The church — and each one of us — has the mission of showing God’s merciful face to our neighbors. We know that our neighbors need bread to eat but they also need spiritual food.

In his latest interview, with the Italian newspaper, La Repubblica, our Holy Father Pope Francis reminds us: “The church must feel responsible for both souls and bodies.” (Read the interview).

This is what the church has always done.

Our historical memory is short. We forget that until the coming of Christianity, there were no organized social services and no ethic of responsibility for the poor.

The great empires of pre-Christian history ignored the poor, the hungry, the stranger and the imprisoned.

Before Judaism and Christianity, there was no concept of a God who loved individuals with a personal love — a love that begins before the person was born. Before Christianity, no religion had ever taught that God could be found in our neighbor.

But Jesus taught that what we do for the least among us, we do for him. This was revolutionary then. And it still is.

The first Christians founded the first hospitals and shelters for the poor. They also challenged abortion and birth control that were rampant in the Roman Empire. In the year 176, a Catholic layman, Athenagoras, said: “We regard the very fetus in the womb as a created being, and therefore an object of God’s care.”

So from the beginning, to be Christian has always meant to serve the poor and the suffering.

This is who we are. We are a people of life. And for us, life begins with God and only God can decide when that life ends.

The church’s work — and our work as Christians — is a work of love. And love in practice means “to identify the material and immaterial needs of the people and to try to meet them as we can,” the pope says.

And our Christian love begins where God’s love begins — when the person is in the womb.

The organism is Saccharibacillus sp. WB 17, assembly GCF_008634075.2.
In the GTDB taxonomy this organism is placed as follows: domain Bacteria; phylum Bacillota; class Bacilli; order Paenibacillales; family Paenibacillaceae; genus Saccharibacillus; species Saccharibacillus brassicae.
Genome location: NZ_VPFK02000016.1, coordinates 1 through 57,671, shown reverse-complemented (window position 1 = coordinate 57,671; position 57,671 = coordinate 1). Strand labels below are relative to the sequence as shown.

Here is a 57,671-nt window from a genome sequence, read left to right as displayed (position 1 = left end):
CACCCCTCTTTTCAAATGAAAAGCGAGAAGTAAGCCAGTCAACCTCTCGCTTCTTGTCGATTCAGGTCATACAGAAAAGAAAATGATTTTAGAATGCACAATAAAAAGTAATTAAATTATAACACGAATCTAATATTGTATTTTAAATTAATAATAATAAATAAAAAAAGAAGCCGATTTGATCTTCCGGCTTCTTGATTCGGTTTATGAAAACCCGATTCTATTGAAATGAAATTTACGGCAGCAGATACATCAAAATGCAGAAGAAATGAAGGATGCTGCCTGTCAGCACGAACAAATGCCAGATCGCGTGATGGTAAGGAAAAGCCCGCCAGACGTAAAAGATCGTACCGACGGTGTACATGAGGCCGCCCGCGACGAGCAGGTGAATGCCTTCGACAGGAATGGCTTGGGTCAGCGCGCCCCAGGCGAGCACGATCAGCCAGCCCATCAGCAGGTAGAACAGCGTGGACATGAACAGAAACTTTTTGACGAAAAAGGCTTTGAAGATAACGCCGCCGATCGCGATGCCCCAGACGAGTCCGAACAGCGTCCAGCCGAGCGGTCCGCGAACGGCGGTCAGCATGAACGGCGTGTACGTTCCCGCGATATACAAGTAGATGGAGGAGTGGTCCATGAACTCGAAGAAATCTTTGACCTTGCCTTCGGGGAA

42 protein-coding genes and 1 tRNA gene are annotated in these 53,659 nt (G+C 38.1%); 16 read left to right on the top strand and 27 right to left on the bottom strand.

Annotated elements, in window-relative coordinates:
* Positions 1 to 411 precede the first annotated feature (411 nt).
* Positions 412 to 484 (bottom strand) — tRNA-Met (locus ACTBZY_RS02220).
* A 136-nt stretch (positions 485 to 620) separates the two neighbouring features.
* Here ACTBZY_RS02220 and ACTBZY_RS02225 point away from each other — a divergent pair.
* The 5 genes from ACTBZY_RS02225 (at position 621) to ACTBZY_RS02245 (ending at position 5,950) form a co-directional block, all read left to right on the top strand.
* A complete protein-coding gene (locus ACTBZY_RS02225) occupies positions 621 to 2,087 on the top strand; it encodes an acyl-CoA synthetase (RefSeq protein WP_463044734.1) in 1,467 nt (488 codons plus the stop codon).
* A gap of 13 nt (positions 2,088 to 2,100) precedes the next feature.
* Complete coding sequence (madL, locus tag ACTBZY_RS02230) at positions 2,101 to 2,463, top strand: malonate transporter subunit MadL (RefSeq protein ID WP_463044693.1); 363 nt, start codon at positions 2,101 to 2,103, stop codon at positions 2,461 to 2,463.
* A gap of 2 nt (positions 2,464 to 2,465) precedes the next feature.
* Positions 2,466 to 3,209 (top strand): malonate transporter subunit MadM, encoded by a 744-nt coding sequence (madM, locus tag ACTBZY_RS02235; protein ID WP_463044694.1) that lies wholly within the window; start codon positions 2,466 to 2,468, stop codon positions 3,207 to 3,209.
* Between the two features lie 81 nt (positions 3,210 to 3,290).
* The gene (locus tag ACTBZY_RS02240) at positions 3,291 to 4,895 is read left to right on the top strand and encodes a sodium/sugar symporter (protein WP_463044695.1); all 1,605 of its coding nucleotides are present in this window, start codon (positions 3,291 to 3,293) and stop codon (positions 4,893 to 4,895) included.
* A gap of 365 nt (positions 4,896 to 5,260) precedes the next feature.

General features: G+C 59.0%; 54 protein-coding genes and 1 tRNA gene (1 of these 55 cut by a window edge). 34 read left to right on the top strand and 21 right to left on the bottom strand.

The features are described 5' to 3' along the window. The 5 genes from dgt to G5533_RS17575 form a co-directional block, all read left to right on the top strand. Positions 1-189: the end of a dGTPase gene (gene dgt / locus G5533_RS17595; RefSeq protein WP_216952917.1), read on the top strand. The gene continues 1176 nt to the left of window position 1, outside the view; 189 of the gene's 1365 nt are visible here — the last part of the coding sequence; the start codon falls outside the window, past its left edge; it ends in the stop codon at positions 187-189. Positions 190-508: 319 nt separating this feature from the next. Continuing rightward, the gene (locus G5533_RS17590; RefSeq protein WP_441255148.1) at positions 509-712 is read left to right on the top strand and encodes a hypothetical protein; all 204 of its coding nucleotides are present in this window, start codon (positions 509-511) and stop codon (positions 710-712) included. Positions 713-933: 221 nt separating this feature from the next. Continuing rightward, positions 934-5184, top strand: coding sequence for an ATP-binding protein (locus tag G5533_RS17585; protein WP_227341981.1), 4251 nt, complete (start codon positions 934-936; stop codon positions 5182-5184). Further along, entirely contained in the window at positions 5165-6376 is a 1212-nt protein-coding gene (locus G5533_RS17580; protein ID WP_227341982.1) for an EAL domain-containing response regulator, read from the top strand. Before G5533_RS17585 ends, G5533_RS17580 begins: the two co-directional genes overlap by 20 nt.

The church has always known that society must be founded on a deep respect — a reverence — for human life. We know that a culture without respect for life — a culture that has lost reverence for the mystery of what life means — is a culture that will always be tending toward new ways of servitude and death.

That is why we reach out to everyone with the helping hand of Jesus Christ — from the woman expecting a child to the handicapped and the aged. Always we are responsible for healing those broken in body and those broken in spirit.

That is also why the church is a voice for those who have no voice. And in this culture, we need to insist that our government’s primary obligation is to protect the innocent. That means insisting that no one — no individual and no institution — can define what lives are “fully human” or worth living. That means insisting that no one can be allowed to choose whether somebody else lives or dies or is welcomed into the community of the living.

So in this Respect Life Month, let’s pray for one another and let’s pray for our nation.

Let’s ask Mary, the mother of life, to help us be witnesses to the new world that Jesus Christ came to bring. The kingdom of God is a culture of life, joy and freedom. Joy in God’s creation. Freedom in accepting God’s gift of life and living to share it with others.

Archbishop José H. Gómez is archbishop of Los Angeles. His weekly column is provided by and appears in The Tidings, the official newspaper of the Archdiocese of Los Angeles. Reach Archbishop Gomez at (213) 637-7000, or on Facebook at